RobyLane Kelley
Editorial Intern

The Northeast community grabbed a slice of North American Hispanic history June 29 at the Kansas City Museum (3218 Gladstone Blvd.), with its Los Vaqueros Celebration. Vaqueros — the continent’s first cowboys — led many early cattle drives, among other tasks.

Photo by RobyLane Kelley

These cattle drives from Texas to Missouri and Kansas were vital to the growth of early cities and communities.  This included cattle driven by early Hispanic peoples, or freed slaves from Texas to cities like Sedalia, Mo., and Abilene, Ks. The Kansas City Museum sought to honor the vaqueros legacy and and its impact on American and Kansas City development.

This free presentation event featured Historian in Residence Gene Chávez and Museum Collector Tony Florez. The room was filled with Florez’s lifelong collection of memorabilia and clothes, while attendees observed Chávez’s brief, yet detailed, overview of how America’s initial cowboys came to be.

“I have always been curious of the history of Kansas City,” Chávez said. “Specifically the Latino Mexican-American.”

Chávez said growing up, his grandmother lived near a ranch in New Mexico where he would watch the ranch hands bring in and brand cattle. Chávez grew up watching westerns — only his cowboys weren’t like John Wayne — they were Pedro Infante, Jorge Negrete and Javier Solis.

Photo by RobyLane Kelley

According to Chávez, many traditions known to cowboys today found their start in Vaquero culture. The singing Hollywood cowboys follow the vaquero tradition of telling their stories through song, while they finish their day or on a cattle drive. 

“The vaqueros developed the style of storytelling around a campfire singing corridos,” Chávez said.

Chávez referenced the late Dr. Jesus “Chuy” Negrete who — while working in Chicago — used the art of corridos for activist work. Corridos were used to tell a story and to bond vaqueros. Today that legacy carries on as musicians use it to rally for a similar cause or to mourn a lost loved one.

Photo by RobyLane Kelley

Vaquero culture is additionally found in the words we associate with the Wild West. Many of this vernacular stems from rodeos and ranchos. In Spanish, “la reata” translates to “the rope,” however the “cowboy” would be “lariat,” when referring to a rope used for lassoing cattle. Sombreros are another piece of vaquero culture adapted to Western history with traditions of their own.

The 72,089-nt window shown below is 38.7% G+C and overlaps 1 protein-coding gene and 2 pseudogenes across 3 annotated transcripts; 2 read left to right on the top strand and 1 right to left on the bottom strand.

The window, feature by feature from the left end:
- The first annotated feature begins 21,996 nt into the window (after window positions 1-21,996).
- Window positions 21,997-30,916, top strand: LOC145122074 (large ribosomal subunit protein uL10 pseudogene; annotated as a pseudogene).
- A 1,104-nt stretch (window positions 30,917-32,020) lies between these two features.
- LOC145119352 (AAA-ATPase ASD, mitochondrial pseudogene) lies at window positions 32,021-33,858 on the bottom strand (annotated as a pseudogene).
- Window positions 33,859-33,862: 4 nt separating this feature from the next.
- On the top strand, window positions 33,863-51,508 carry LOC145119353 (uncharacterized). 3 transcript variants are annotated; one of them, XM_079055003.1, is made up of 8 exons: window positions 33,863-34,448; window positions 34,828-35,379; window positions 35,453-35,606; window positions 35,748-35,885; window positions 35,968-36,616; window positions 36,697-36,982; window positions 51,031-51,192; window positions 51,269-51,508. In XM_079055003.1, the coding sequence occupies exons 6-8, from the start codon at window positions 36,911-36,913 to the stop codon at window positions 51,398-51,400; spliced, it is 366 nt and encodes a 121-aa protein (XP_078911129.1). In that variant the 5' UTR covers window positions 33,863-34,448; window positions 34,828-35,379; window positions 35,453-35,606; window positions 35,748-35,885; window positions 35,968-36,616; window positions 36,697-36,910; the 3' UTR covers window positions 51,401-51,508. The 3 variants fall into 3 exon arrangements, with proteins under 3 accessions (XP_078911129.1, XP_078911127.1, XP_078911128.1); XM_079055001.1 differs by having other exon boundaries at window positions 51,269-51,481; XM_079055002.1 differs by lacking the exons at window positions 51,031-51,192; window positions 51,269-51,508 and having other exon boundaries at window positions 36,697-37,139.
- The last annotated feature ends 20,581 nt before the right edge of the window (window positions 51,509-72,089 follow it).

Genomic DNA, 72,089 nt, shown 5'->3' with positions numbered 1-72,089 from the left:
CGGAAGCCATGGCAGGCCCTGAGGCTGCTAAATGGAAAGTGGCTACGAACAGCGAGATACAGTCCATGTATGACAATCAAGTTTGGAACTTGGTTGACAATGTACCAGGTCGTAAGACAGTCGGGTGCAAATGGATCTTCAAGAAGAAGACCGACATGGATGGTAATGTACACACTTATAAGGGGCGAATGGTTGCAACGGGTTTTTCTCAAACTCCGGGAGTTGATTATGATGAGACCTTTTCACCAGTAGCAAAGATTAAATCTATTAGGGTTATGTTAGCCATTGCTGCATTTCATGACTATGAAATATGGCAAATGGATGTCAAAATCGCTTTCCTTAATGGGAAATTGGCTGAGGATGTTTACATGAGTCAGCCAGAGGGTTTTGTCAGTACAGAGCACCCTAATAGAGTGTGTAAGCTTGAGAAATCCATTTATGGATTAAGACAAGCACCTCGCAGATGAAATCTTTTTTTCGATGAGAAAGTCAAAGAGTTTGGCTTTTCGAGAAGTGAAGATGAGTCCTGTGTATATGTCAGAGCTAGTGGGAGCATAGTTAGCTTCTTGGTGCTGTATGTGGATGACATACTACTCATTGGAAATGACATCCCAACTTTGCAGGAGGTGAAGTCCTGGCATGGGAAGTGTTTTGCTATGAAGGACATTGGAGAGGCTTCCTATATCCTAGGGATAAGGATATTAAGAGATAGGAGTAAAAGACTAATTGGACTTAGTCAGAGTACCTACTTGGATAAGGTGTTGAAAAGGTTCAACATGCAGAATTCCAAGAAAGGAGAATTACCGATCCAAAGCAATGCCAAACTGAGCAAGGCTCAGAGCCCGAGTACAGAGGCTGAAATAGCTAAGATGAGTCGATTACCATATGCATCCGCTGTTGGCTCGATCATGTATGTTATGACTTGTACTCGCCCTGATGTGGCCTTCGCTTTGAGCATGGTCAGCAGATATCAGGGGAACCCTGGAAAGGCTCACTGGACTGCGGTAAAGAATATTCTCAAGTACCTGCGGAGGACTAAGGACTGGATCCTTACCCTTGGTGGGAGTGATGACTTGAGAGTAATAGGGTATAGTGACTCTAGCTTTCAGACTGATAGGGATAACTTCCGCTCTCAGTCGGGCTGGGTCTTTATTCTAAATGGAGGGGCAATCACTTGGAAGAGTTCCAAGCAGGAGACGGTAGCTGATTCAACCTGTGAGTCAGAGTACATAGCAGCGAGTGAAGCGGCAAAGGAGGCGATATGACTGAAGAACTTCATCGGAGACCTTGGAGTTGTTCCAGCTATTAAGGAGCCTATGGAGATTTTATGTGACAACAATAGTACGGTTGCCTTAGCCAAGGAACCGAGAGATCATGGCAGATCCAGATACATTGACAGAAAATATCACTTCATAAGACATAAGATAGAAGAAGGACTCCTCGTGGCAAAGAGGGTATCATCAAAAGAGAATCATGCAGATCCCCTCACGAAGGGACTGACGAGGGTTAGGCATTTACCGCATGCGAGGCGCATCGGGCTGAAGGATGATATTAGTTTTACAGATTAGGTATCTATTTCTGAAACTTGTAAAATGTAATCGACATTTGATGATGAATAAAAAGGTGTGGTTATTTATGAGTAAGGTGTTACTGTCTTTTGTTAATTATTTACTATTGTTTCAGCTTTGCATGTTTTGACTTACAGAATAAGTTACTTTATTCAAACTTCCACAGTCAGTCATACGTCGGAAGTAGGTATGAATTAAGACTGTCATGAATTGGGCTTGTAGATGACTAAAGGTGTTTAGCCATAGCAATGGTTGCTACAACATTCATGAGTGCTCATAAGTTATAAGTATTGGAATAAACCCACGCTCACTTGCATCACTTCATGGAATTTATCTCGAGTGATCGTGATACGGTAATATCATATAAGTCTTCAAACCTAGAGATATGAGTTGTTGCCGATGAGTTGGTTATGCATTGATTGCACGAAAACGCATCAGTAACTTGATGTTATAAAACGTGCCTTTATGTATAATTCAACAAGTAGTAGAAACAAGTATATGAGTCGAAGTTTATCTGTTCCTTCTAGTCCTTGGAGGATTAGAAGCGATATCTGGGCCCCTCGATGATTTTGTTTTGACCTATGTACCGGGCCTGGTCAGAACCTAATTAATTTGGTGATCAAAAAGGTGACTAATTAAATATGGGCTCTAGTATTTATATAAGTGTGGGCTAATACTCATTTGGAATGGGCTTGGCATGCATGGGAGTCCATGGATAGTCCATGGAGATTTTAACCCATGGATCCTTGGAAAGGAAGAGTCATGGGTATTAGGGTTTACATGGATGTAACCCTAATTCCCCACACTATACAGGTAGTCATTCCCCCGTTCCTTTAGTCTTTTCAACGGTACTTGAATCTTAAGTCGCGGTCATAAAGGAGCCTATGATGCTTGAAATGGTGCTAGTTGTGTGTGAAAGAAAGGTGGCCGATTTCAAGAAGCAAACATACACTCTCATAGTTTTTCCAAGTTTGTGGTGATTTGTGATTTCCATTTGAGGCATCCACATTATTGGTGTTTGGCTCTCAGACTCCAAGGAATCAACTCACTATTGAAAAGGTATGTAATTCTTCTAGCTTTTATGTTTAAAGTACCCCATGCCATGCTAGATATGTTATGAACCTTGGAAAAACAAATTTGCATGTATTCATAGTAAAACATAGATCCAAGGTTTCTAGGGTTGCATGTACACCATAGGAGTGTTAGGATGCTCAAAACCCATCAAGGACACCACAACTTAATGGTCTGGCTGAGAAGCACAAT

“One of the favorite competitions of some of the vaqueros was to ride and lean down off of their horse while it’s running full speed and pluck off the head of a buried chicken,” Chávez said. 

Gene’s Saddle | Photo by RobyLane Kelley

According to Chávez, the winner of this competition would win a gálon — the rope wrapped around the crown — for their hat. While a debated theory, some historians believe that when English speakers heard the word “gálon” as “gallon” it may have led to the term “ten-gallon hat.”

While sharing his history with sombreros, Flores dragged his spurs against the floor to make its iconic noise in presenting his collection. Like Chávez, Flores said he remembers watching  Westerns while he was growing up.

When in Mexico as a child, Flores’ grandfather asked him what he would like to take home to the States. Flores said he wanted spurs and a proper black sombrero with silver detailing. He recalled walking around Mexico for the rest of the day, dragging his spurs like his favorite character from “Gunsmoke,” Festus Haggan. This sombrero and several of Flores’ spurs were on display.

The history of Kansas City is closely tied to the vaqueros, and the legacy of this Hispanic tradition lives on through the efforts of people like Chávez and Flores. While this presentation was a one-time occurrence, Chávez said he hopes to hold similar events in the future.

Chávez said it’s important for Northeast residents to “take pride in their history.” He said the vaqueros “provide a role model” and there are still ranches and rodeos continuing the tradition of the first cowboys across the country.

More Kansas City Museum events can be found on its events page or social media.